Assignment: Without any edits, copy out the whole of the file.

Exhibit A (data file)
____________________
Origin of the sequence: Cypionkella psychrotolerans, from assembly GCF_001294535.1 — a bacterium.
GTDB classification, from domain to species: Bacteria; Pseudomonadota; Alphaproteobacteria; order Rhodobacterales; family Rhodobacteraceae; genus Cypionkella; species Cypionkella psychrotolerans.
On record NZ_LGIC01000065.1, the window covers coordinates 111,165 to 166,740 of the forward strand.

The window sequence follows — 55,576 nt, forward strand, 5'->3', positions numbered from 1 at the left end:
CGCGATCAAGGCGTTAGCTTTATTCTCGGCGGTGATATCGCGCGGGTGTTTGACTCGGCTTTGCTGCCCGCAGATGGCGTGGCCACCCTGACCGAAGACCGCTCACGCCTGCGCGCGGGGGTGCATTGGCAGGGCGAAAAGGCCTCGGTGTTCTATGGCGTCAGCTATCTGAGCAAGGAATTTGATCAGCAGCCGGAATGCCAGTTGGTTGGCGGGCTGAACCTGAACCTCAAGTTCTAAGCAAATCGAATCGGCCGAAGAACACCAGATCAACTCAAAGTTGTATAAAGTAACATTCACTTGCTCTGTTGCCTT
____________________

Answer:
Origin of the sequence: Cypionkella psychrotolerans, from assembly GCF_001294535.1 — a bacterium.
GTDB classification, from domain to species: Bacteria; Pseudomonadota; Alphaproteobacteria; order Rhodobacterales; family Rhodobacteraceae; genus Cypionkella; species Cypionkella psychrotolerans.
On record NZ_LGIC01000065.1, the window covers coordinates 111,165 to 166,740 of the forward strand.

The window sequence follows — 55,576 nt, forward strand, 5'->3', positions numbered from 1 at the left end:
CGCGATCAAGGCGTTAGCTTTATTCTCGGCGGTGATATCGCGCGGGTGTTTGACTCGGCTTTGCTGCCCGCAGATGGCGTGGCCACCCTGACCGAAGACCGCTCACGCCTGCGCGCGGGGGTGCATTGGCAGGGCGAAAAGGCCTCGGTGTTCTATGGCGTCAGCTATCTGAGCAAGGAATTTGATCAGCAGCCGGAATGCCAGTTGGTTGGCGGGCTGAACCTGAACCTCAAGTTCTAAGCAAATCGAATCGGCCGAAGAACACCAGATCAACTCAAAGTTGTATAAAGTAACATTCACTTGCTCTGTTGCCTT